Eleanor of Arborea 0 Comments
When it comes to her, the edging between reality and mythology is not always clear. Both history and legend tell of an exceptional woman: Eleanor, Iudex of Arborea. Around the middle of 1300, Sardinia was divided into four independent kingdoms, called Judges: Torres, Gallura, Cagliari and Arborea, each governed by a King called Judge.
Eleanor's father, Marianus IV of Bas-Serra, Judge of Arborea, had the dream of gathering the four Sardinian Courts (Judicadu) under the house of Arborea, and Eleanor and his brother committed themselves to this project, even by taking up arms.
Around 1390, Eleanor left the war on her husband and devoted herself to the “Carta”, a legal code, hoping to bring peace to the kingdom. It redefined and unified the previous two codes prepared by her father and brother, the “Code de Logu” and the “Rural Code”, and promulgated the new “Carta de Logu” (People's Paper) which, with its 198 chapters, is considered to be "the most important legislative monument of medieval Sardinia".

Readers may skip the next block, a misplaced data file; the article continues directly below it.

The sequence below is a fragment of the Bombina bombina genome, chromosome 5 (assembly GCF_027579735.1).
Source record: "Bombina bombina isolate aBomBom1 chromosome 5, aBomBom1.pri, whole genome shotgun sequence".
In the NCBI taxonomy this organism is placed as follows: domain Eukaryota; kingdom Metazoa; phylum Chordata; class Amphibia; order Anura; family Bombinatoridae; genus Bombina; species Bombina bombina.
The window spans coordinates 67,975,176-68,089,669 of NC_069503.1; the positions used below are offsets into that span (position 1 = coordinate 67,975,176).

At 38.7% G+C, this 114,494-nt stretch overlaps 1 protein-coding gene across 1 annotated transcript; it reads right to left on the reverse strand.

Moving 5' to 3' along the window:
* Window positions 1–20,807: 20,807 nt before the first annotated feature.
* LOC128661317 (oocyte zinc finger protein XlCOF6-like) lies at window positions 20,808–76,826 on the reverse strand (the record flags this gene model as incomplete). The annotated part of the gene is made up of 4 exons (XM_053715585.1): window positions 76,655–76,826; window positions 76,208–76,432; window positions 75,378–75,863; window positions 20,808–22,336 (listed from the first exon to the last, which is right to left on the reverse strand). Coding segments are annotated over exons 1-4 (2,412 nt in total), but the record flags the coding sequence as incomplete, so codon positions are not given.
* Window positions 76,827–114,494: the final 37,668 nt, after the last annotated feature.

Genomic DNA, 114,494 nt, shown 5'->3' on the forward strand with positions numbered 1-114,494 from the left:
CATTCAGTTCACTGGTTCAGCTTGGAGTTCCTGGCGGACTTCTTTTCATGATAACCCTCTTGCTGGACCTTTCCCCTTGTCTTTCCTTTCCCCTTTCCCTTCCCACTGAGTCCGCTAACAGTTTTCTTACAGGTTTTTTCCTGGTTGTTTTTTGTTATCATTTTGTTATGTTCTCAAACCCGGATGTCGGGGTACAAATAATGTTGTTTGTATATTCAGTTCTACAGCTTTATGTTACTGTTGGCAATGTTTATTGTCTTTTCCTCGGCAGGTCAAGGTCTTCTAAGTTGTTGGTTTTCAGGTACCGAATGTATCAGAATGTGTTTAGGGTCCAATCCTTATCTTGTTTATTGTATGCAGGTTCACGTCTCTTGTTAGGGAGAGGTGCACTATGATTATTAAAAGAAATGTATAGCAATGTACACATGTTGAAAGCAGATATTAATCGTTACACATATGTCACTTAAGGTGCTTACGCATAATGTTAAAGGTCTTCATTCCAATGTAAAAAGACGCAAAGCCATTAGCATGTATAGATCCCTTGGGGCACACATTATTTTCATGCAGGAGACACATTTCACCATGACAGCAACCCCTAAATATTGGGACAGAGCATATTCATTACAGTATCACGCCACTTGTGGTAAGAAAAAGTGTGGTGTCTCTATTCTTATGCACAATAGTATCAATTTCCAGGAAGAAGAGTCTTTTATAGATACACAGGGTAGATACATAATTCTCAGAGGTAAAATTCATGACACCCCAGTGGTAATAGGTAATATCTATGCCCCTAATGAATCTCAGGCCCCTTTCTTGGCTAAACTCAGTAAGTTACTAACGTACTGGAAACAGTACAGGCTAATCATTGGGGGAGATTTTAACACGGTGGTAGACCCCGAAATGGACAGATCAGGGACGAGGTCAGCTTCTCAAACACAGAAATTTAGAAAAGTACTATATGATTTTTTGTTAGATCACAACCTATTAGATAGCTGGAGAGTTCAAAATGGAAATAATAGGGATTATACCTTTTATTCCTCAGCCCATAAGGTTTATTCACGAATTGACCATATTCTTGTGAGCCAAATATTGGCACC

Farsighted precursor, it anticipates the rule of law with a civil and criminal code. All men are equal to the law and it introduces respect for the will of women and the protection of the family.
Very interesting is the guideline of fires that, as it happens today, were a disaster of the territory, regulating times and ways to burn stubbles and limiting damage by creating fire bans.
It was fundamental for Sardinian viticulture and agriculture. One of the objectives of the “Carta de Logu” was to develop, promote and encourage the vine cultivation and wine production.
Power control was an important choice of life to Eleanor.
When the Iudex Eleanor succeeded in completing her father's irredentist dream by bringing together almost all of the island under her scepter, the achieved goal collapsed due to the plague that took away her dreams and her life.
The Sardinian people will always remember her as a Heroine, a Warrior Queen and a Wise Legislator.
written by Daniela Toti